The following picture illustrates how IT landscapes look like today from a high-level technical perspective. The systems in the top row represent applications with their respective servers. "Blue" systems are dedicated reporting systems (read only). The systems in the bottom row represent database servers. I have not included mainframe systems in the picture, which we still find frequently. The arrows in the picture represent the data exchange process between applications.
Serious consequences for the business
The above picture does not depict transformation (data filter, aggregation, compression, etc.) of data when exchanged between applications. Therefore, when we look at the complete database of a business we find:
Dozens, if not hundreds, of copies–many of them are inconsistent
Artificially inflated data volumes leading to all kinds of performance issues and huge hardware requirement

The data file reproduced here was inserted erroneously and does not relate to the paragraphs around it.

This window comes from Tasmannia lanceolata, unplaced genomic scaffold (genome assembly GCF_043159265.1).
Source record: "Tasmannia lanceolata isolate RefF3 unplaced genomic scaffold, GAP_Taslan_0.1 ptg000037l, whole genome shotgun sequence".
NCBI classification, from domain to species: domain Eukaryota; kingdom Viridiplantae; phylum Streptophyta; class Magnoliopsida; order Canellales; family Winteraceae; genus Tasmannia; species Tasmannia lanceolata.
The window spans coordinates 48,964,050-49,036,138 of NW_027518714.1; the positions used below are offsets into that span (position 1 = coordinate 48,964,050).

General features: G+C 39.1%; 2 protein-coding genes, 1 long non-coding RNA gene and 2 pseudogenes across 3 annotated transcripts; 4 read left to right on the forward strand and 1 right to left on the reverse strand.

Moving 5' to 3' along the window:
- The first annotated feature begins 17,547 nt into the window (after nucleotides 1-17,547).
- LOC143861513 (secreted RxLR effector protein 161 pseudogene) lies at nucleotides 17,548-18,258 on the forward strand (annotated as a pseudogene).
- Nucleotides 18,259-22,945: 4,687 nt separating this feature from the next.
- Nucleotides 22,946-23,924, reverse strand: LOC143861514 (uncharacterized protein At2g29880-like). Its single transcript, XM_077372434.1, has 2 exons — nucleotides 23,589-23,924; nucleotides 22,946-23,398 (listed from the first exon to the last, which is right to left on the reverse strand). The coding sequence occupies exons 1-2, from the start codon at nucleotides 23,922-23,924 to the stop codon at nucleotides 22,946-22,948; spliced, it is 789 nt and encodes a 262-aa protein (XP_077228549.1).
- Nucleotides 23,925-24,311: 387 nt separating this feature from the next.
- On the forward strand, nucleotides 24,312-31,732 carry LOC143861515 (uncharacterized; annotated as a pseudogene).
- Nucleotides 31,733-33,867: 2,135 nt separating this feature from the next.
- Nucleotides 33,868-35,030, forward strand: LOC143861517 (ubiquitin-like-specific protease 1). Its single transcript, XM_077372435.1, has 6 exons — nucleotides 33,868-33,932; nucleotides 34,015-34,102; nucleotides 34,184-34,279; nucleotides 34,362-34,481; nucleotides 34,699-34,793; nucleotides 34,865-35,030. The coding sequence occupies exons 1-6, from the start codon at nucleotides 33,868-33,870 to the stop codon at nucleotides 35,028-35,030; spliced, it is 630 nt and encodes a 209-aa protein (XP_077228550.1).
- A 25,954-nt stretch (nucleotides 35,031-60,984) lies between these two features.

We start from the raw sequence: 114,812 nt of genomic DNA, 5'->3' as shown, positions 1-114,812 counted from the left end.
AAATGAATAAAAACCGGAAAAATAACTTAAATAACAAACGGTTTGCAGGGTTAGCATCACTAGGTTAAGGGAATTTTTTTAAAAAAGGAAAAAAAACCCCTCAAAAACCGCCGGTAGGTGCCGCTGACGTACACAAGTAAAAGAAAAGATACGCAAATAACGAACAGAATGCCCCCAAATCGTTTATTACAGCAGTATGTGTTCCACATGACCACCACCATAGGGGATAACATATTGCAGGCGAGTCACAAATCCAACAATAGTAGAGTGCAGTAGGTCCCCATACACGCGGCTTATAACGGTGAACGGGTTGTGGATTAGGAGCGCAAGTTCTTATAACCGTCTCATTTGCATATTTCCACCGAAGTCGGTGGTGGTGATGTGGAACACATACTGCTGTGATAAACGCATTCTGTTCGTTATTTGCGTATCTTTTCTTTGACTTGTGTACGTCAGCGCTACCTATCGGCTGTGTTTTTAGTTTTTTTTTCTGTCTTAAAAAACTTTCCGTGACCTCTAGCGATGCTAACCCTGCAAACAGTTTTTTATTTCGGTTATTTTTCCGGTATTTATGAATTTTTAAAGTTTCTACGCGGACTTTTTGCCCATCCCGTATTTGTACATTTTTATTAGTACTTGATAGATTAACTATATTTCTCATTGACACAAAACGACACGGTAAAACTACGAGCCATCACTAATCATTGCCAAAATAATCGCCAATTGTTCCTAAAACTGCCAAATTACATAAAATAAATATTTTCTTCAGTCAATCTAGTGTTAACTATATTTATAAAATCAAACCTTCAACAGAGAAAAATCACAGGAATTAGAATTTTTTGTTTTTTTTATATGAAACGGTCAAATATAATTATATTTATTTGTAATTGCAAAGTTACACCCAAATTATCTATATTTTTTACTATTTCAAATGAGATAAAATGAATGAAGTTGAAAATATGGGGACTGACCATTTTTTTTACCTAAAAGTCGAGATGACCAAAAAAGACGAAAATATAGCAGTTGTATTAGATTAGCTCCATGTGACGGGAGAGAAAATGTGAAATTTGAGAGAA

Long process durations and outdated information in reporting systems due to long-running data exchange processes (a.k.a. “nightly batch runs”)
Complex internal contracts among systems on how data are exchanged
All the above consequences prove to be extremely expensive and produce a poor level of data quality, which, by far, is not sufficient to successfully compete with digital businesses.
Corporate data pool with SAP HANA
The solution to these challenges is to centralize the storage of data in a single corporate pool. This pool is not only for reporting purposes like most of the “Big data” solutions in the market. It is a transactional database serving all kinds of use cases at once. We will store data in a disaggregated, atomic form with no redundancies in it, and make it available to all applications at the same time.
If we were to make a list of requirements, our corporate data pool should offer the following real and existing customer requirements:
Current and correct data, no duplicates
Lightning-fast response times (well below one second)
Capable of handling the expected data growth
Existing applications continue to run with corporate data pool
Flexible to many requirements from existing and future business processes (transactions and analytics)
Much more cost-effective (as we are shutting down many silos, the cost of operations should drop by at least 25%)
Secure and protectable (not everyone is allowed to see everything)
Enterprise-ready, capable of handling mission-critical applications, scalable